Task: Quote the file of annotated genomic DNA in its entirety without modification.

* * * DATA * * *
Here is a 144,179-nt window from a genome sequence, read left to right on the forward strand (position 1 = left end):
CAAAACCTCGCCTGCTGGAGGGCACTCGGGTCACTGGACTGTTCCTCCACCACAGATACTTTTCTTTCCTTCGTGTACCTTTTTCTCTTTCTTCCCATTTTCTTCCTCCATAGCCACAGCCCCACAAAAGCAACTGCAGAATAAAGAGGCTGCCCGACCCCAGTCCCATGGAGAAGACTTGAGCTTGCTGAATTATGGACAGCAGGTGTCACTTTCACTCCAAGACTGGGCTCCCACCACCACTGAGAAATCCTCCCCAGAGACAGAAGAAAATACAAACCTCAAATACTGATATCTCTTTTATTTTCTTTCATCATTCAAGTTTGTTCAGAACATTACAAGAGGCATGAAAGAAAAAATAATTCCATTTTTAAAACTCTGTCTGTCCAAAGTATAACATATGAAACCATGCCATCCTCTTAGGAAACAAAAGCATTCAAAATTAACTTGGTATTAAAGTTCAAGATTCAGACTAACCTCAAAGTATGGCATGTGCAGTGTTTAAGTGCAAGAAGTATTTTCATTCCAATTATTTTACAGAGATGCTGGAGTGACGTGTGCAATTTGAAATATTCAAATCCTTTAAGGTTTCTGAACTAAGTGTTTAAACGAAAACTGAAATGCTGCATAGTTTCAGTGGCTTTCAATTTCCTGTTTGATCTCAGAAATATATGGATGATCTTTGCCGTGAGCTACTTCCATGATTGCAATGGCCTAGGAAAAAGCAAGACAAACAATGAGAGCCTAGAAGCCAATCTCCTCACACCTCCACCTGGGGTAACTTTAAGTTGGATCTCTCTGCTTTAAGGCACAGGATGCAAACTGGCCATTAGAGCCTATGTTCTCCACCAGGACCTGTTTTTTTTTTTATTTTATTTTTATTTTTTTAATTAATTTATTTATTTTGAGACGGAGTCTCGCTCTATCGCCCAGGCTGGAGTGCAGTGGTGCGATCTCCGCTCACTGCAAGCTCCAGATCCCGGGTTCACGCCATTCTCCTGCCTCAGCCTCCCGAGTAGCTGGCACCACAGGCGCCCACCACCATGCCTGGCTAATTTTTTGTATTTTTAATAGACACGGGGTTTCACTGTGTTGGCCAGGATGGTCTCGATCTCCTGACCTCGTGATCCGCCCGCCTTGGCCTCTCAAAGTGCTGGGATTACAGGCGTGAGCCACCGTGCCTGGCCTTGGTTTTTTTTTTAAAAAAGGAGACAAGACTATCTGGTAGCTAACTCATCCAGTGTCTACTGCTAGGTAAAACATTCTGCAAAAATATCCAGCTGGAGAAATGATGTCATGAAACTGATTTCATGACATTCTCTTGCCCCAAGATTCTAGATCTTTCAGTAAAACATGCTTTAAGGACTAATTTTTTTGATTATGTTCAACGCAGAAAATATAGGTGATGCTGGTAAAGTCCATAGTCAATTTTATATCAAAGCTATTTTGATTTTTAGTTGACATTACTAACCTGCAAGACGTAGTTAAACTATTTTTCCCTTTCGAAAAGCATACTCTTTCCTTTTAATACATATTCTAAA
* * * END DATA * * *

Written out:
Here is a 144,179-nt window from a genome sequence, read left to right on the forward strand (position 1 = left end):
CAAAACCTCGCCTGCTGGAGGGCACTCGGGTCACTGGACTGTTCCTCCACCACAGATACTTTTCTTTCCTTCGTGTACCTTTTTCTCTTTCTTCCCATTTTCTTCCTCCATAGCCACAGCCCCACAAAAGCAACTGCAGAATAAAGAGGCTGCCCGACCCCAGTCCCATGGAGAAGACTTGAGCTTGCTGAATTATGGACAGCAGGTGTCACTTTCACTCCAAGACTGGGCTCCCACCACCACTGAGAAATCCTCCCCAGAGACAGAAGAAAATACAAACCTCAAATACTGATATCTCTTTTATTTTCTTTCATCATTCAAGTTTGTTCAGAACATTACAAGAGGCATGAAAGAAAAAATAATTCCATTTTTAAAACTCTGTCTGTCCAAAGTATAACATATGAAACCATGCCATCCTCTTAGGAAACAAAAGCATTCAAAATTAACTTGGTATTAAAGTTCAAGATTCAGACTAACCTCAAAGTATGGCATGTGCAGTGTTTAAGTGCAAGAAGTATTTTCATTCCAATTATTTTACAGAGATGCTGGAGTGACGTGTGCAATTTGAAATATTCAAATCCTTTAAGGTTTCTGAACTAAGTGTTTAAACGAAAACTGAAATGCTGCATAGTTTCAGTGGCTTTCAATTTCCTGTTTGATCTCAGAAATATATGGATGATCTTTGCCGTGAGCTACTTCCATGATTGCAATGGCCTAGGAAAAAGCAAGACAAACAATGAGAGCCTAGAAGCCAATCTCCTCACACCTCCACCTGGGGTAACTTTAAGTTGGATCTCTCTGCTTTAAGGCACAGGATGCAAACTGGCCATTAGAGCCTATGTTCTCCACCAGGACCTGTTTTTTTTTTTATTTTATTTTTATTTTTTTAATTAATTTATTTATTTTGAGACGGAGTCTCGCTCTATCGCCCAGGCTGGAGTGCAGTGGTGCGATCTCCGCTCACTGCAAGCTCCAGATCCCGGGTTCACGCCATTCTCCTGCCTCAGCCTCCCGAGTAGCTGGCACCACAGGCGCCCACCACCATGCCTGGCTAATTTTTTGTATTTTTAATAGACACGGGGTTTCACTGTGTTGGCCAGGATGGTCTCGATCTCCTGACCTCGTGATCCGCCCGCCTTGGCCTCTCAAAGTGCTGGGATTACAGGCGTGAGCCACCGTGCCTGGCCTTGGTTTTTTTTTTAAAAAAGGAGACAAGACTATCTGGTAGCTAACTCATCCAGTGTCTACTGCTAGGTAAAACATTCTGCAAAAATATCCAGCTGGAGAAATGATGTCATGAAACTGATTTCATGACATTCTCTTGCCCCAAGATTCTAGATCTTTCAGTAAAACATGCTTTAAGGACTAATTTTTTTGATTATGTTCAACGCAGAAAATATAGGTGATGCTGGTAAAGTCCATAGTCAATTTTATATCAAAGCTATTTTGATTTTTAGTTGACATTACTAACCTGCAAGACGTAGTTAAACTATTTTTCCCTTTCGAAAAGCATACTCTTTCCTTTTAATACATATTCTAAA